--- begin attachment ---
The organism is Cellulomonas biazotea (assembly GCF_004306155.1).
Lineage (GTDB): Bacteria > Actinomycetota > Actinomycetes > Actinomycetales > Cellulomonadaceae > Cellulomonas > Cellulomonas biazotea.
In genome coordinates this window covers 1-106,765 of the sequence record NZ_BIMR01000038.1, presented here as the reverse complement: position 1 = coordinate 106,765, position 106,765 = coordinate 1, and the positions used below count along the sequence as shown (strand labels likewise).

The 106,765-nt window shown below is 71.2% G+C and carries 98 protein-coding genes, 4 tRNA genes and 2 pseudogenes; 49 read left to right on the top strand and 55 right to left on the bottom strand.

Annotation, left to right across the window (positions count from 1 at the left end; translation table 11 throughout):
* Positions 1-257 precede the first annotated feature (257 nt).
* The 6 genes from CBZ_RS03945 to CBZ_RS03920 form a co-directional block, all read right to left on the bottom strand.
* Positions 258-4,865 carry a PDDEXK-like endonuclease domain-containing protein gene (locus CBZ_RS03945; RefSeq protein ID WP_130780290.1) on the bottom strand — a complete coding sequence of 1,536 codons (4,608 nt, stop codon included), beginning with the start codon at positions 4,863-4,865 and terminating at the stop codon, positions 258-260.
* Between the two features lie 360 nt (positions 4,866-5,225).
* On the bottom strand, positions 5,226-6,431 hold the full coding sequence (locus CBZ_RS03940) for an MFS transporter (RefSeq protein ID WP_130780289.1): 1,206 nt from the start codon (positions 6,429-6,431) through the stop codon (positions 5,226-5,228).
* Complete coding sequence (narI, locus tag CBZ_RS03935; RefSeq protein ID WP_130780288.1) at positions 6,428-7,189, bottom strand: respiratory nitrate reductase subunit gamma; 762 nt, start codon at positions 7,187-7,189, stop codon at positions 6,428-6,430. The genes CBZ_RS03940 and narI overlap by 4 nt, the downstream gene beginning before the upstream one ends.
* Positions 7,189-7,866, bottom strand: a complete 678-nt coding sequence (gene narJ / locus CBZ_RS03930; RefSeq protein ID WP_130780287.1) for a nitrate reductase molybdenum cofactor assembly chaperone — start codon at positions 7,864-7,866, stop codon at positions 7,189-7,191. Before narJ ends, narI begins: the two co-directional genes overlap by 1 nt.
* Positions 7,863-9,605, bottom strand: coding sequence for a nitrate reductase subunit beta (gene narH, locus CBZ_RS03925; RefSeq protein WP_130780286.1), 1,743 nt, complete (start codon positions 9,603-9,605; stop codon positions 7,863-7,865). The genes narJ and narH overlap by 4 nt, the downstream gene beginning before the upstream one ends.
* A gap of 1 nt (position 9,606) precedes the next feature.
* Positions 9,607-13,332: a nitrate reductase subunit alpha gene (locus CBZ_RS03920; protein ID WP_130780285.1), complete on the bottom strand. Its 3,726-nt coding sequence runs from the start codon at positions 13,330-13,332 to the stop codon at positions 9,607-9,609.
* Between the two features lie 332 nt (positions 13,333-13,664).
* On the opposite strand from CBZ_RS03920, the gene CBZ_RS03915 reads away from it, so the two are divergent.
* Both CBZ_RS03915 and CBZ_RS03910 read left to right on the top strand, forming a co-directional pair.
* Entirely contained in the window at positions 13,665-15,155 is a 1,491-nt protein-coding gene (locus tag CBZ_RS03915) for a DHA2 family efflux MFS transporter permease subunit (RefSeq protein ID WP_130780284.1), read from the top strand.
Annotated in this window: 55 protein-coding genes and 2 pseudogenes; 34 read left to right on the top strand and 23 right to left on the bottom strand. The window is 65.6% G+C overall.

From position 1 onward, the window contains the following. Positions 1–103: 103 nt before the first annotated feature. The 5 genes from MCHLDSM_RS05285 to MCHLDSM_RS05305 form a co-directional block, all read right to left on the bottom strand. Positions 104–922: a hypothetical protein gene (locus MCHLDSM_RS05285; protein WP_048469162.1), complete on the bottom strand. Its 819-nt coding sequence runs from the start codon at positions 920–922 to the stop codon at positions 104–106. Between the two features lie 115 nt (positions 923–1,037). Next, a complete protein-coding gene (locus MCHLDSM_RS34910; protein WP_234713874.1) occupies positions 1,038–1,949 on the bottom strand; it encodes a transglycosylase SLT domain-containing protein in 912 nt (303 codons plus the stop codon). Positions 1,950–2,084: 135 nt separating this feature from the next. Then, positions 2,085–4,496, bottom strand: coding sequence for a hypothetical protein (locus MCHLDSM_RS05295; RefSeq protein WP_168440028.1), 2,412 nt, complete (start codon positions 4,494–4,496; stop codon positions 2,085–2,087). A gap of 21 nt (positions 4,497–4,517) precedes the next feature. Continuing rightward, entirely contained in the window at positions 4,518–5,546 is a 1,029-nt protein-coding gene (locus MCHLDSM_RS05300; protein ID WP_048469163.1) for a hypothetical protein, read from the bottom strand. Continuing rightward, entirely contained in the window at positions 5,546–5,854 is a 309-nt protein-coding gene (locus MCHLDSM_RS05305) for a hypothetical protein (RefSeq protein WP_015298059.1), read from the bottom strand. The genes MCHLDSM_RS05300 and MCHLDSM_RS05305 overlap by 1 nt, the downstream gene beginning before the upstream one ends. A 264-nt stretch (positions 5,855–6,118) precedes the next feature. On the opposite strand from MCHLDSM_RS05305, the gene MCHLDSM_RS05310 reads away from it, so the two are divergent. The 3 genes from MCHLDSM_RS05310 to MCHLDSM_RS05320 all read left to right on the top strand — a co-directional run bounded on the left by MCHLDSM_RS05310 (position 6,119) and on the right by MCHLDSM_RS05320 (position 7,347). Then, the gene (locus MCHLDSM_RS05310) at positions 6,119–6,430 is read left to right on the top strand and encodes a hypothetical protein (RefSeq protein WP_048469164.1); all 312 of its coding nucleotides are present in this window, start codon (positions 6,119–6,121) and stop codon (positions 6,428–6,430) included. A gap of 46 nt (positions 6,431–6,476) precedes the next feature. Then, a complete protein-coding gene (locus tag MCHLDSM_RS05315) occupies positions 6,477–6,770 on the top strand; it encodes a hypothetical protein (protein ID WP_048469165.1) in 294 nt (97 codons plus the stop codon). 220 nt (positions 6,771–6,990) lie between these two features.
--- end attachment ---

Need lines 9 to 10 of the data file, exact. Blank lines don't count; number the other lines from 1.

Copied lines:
* Between the two features lie 360 nt (positions 4,866-5,225).
* On the bottom strand, positions 5,226-6,431 hold the full coding sequence (locus CBZ_RS03940) for an MFS transporter (RefSeq protein ID WP_130780289.1): 1,206 nt from the start codon (positions 6,429-6,431) through the stop codon (positions 5,226-5,228).